By Joanne Chen
Whether it's Wall Street bonuses, the Gulf oil fiasco, or cultural icons (David Letterman! Tiger Woods! Al Gore?!) flagrantly cheating on their wives, Americans have more reason than ever to be pissed off - a sentiment Charles Speilberger, Ph.D., University of South Florida psychologist, says we're also quicker than ever to express. As coeditor of the recently published International Handbook of Anger - just one of the new releases examining our current age of rage - he should...
“Money is an opportunity for happiness, but it is an opportunity that people routinely squander because the things they think will make them happy often don’t,” says Elizabeth W. Dunn, PhD, associate professor of psychology at Canada's University of British Columbia.
As a young academic, Dunn had a personal stake in figuring out how to best spend one’s money. “I went from being a graduate student, making around $20,000 a year, to being a faculty member. While most people don’t think of professors as being wealthy, I suddenly found myself like ‘the nouveau riche,’ with a lot more money than I had previously,” she tells WebMD.
Being a psychology researcher, she sought scientifically based advice on how to spend her money -- not in terms of making financial investments, but to boost life satisfaction. “I was surprised to find out there was actually very little research on that topic,” she says.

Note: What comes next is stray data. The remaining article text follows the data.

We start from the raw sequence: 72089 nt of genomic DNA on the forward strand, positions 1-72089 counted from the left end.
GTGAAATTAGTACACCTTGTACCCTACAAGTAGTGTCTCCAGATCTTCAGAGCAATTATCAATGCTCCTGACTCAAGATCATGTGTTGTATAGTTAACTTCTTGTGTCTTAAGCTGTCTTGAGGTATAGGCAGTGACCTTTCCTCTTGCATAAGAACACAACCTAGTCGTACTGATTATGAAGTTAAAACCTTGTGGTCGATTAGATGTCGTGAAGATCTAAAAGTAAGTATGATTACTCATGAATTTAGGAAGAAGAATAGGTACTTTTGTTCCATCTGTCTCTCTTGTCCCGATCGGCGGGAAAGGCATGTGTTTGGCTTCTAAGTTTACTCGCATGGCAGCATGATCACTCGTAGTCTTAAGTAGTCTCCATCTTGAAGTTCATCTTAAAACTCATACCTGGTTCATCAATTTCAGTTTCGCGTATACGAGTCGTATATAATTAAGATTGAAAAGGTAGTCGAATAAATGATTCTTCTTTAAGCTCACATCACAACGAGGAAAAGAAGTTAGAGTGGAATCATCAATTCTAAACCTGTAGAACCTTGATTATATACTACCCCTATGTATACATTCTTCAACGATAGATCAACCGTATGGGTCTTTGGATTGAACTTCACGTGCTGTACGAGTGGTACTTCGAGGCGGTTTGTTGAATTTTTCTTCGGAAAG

As she delved into the subject, she discovered that people often misjudge purchases on three counts: “People mispredict what will make them happy, how happy it will make them, and how long that happiness will last.”
Puddles of Pleasure, Peaks of Presumption
Other experts agree with Dunn’s view. Purchases, such as a remodeled bathroom or a new couch, may bestow delight, but the pleasure often vanishes faster than people expect -- “like a springtime puddle evaporates under a stifling summer sun,” says Sonja Lyubomirsky, PhD, a psychology professor at the University of California, Riverside, and author of The How of Happiness: A Scientific Approach to Getting the Life You Want.
Take that remodeled bathroom, for example. At first, it’s a joy, but those positive feelings dwindle until the bathroom becomes ordinary and “completely fades into the background of one’s conscious experience," Lyubomirsky says.
Furthermore, all those sparkling, new bath fixtures may heighten expectations and desires, creating a “lofty peak of presumption” that drives people to become dissatisfied and strive for more and more, Lyubomirsky says. “After one finishes remodeling one’s bathroom, the living room and bedroom now seem drab by comparison. People’s rising aspirations render rooms eyesores that were previously normal.”